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Re: Full Keel Sailboats

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Originally Posted by wingssail View Post
It's not helpful if trying to come to a consensus.

There are many varying opinions in that thread, and, for example, post #4 states that the presence of a rudder attached to the keel makes it a "full keel" yet I think we have all been agreeing here recently that the 1930's J-Boats and the Colombia Sabre, while having rudders on the back edge of the keel, look and act more like fins.
Yeah that was somewhat tongue in cheek since there is a good deal of fodder for lively debating.

Really, the book by Adlard Coles, and the more recent edition by Peter Bruce, "Heavy Weather Sailing" helps inform this and MANY other discussions we have here. IIRC Olin Stephens advocated for a D/L of around 300 as optimum in his article in there. That's one guy's opinion, but he seemed to know what he was talking about. For those folks pondering tis topic, I recommend that book.
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Old 11-11-2019, 16:29   #224
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Re: Full Keel Sailboats

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Hmm I'd still like to maintain that it's not so simple as "full keel" and "fin keel." Displacement, location of the center of gravity and hull design figures in here. The Columbia Sabre is more like a J-boat and I am not sure I'd call J-boats "full keel" except that they aren't going to be as nimble around a harbor.


Yes, exactly. People think of 40 or 50 yr old boats and attribute everything to its keel.
That is like comparing a 57 Chevy to a new car and saying look how much difference radial tires make.

There are more differences to a modern boat to an old one other than the keel shape.
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Old 11-11-2019, 16:37   #225
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Re: Full Keel Sailboats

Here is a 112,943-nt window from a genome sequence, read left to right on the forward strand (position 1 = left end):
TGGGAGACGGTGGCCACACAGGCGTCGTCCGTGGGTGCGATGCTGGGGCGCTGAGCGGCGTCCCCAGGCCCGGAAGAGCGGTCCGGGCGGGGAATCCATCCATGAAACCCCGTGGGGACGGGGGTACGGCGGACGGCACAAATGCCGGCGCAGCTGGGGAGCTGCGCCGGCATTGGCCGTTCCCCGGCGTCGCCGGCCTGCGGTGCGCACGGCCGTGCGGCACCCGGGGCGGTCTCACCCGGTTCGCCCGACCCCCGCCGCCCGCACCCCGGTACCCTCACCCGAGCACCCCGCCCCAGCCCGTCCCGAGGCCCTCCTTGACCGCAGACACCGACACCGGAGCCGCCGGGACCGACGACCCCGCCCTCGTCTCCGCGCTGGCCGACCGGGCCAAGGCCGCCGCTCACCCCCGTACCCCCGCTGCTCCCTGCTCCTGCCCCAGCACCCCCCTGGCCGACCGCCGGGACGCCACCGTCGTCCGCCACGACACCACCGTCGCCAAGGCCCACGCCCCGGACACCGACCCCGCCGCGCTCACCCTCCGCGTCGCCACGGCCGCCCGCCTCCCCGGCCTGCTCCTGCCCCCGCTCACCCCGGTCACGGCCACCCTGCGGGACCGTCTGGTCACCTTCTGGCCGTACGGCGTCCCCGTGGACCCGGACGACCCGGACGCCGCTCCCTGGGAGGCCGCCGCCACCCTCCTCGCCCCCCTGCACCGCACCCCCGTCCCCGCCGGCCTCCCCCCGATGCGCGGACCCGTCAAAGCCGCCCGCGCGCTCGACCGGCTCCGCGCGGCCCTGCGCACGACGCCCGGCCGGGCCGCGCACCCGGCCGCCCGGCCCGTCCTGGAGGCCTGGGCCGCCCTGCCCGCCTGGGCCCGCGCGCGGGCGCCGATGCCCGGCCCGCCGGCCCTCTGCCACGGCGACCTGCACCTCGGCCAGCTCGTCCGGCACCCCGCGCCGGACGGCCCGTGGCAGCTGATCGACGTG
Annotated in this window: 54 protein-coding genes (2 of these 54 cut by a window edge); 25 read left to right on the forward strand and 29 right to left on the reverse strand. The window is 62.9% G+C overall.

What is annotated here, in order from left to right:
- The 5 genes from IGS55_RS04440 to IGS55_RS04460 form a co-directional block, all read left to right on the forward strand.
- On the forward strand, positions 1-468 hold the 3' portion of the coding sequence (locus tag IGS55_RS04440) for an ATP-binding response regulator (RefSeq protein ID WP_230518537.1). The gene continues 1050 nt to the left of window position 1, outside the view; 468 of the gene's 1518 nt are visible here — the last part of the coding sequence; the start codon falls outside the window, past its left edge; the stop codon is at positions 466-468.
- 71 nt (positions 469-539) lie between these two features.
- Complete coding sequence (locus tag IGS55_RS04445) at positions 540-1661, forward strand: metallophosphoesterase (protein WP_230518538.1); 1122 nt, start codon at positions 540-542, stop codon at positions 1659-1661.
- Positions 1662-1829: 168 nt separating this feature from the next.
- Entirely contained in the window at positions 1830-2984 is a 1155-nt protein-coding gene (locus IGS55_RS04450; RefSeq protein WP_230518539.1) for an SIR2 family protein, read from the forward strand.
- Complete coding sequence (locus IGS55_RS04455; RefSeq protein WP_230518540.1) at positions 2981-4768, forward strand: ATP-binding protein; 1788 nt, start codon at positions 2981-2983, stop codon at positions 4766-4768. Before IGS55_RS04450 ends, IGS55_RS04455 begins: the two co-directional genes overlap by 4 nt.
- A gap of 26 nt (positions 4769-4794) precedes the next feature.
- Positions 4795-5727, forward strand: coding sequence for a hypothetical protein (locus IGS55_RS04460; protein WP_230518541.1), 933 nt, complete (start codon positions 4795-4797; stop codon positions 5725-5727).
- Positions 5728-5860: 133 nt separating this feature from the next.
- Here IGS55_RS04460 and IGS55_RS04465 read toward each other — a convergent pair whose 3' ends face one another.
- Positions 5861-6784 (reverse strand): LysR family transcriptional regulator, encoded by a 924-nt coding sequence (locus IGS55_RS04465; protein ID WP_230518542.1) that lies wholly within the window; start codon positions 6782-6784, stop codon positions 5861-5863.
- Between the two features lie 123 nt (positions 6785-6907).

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Originally Posted by wingssail View Post
It's not helpful if trying to come to a consensus.



There are many varying opinions in that thread, and, for example, post #4 states that the presence of a rudder attached to the keel makes it a "full keel" yet I think we have all been agreeing here recently that the 1930's J-Boats and the Colombia Sabre, while having rudders on the back edge of the keel, look and act more like fins.


I know you guys all want to believe it’s so, but a full keel does not have to have an attached rudder, but I believe you can say that all full keels boats built before 1980 or so did.
A wide beamed boat with a lot of form stability and a Spade rudder with a full keel sails and handles significantly differently than a narrow champagne bottle hull with an attached rudder.

My IP sails pretty much flat and doesn’t heel like an old narrow full keel boat and it’s Spade rudder enables the little diameter wheel to helm it, and little power required of an autopilot.
It makes it more maneuverable, but still no where near as maneuverable as the average fin keel boat.

I’m not even real sure there is much difference in wetted area between my 5’ deep cut away full keel and a 7’ deep fin keel.
Be interesting to know how much difference there is.

Maneuverability is the biggest difference as near as I can tell.